I may not live where I can grow fruit trees but that doesn’t stop me from dreaming. Looking over the availability lists of bare root fruit trees at our local nurseries I see several new varieties that I’m hoping to find eventually at the farmer’s market.

How delicious does a Sweet Treat Pluerry sound? This is a first of its kind combination with the sweetness of a cherry and the zing of a plum resulting in colorful fruit that hangs on the tree for over a month. Or how about planting a Cot-N-Candy White Aprium from a bare root? This white flesh apricot-plum hybrid fruit tree has incredible very sweet and juicy flavor.

A friend of mine has a fruiting mulberry tree. The first time I tasted one of these juicy blackberry-looking fruits I was hooked. Black mulberries were grown near ancient temples for fresh eating in Asia, Europe and the Mideast where the trees thrived in the heat, poor soils and drought. They can be grown as a tree or large shrub making them perfect for smaller gardens.

Shop now for bare root plants while they are still dormant. Even if you want to add fruit trees or other edibles to your garden and the weather has interfered don’t delay. Once leaves emerge or flower buds start to swell the tree roots have already started growing. You want your tree to start developing permanent roots in their new home- yours. Stone fruits such as apricots, peaches, plums and cherries are going to start waking up first so they are best put in the ground soon. Fruit trees like pears and apples wake up later so you can wait a bit longer to plant those varieties.

Don’t plant in heavy saturated soil with a high clay content. If your soil drains poorly it’s best to place your new bare root tree at an angle in a trench, cover with soil and water in. Then wait to plant until the soil is crumbly and friable with plenty of pore space. Digging in waterlogged clay soil is one of the worst things you can do for your soil’s health.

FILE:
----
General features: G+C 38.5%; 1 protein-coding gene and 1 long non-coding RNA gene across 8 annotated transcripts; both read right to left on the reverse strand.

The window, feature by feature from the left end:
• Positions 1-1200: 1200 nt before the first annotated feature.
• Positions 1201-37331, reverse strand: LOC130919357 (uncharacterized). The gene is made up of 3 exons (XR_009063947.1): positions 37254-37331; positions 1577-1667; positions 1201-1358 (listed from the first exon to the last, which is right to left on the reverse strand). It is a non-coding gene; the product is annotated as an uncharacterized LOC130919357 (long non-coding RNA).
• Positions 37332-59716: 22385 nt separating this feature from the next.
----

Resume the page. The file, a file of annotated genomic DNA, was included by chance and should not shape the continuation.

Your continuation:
What’s the correct way to plant a bare root tree? According to research amending the soil is no longer recommended. Mountain Feed & Farm Supply in Ben Lomond has a great web site with all the information you need to get your new fruit trees off to a good start including pruning, staking, mulching and care as they mature.

What fruit tree varieties can you grow here in the mountains? Well, almost everything. Most of us get 700-1200 chilling hours where the temperature is 45 degrees or less during the dormant season. You can find out how many hours of chilling your area gets by going online to www.getchill.net and use the WunderMap from Weather Underground. You can give a fruit tree more chilling in the winter but not less. Those in coastal Santa Cruz, for instance, can grow Fuji apples as they require only 300 hours of chilling but not Red Delicious. We can grow both.

What if you don’t get full sun where you’d like to grow fruit trees? Apples, pluots and plums are good choices for an area that gets some sun- at least 5 hours- every day during the growing season. The ideal is full sun but these trees will still set and ripen some fruit in partially shaded conditions. With peaches, nectarines or apricots it’s a different story. These fruits need hot sun to develop sweet, tasty fruit. Too little sun and they will not deliver anything close to what you have in mind.

Don't miss the opportunity to add a fruit tree or other edible to your garden this winter.

Jan Nelson, a landscape designer and California certified nursery professional, will answer questions about gardening in the Santa Cruz Mountains. E-mail her at janis001@aol.com, or visit www.jannelsonlandscapedesign.com.

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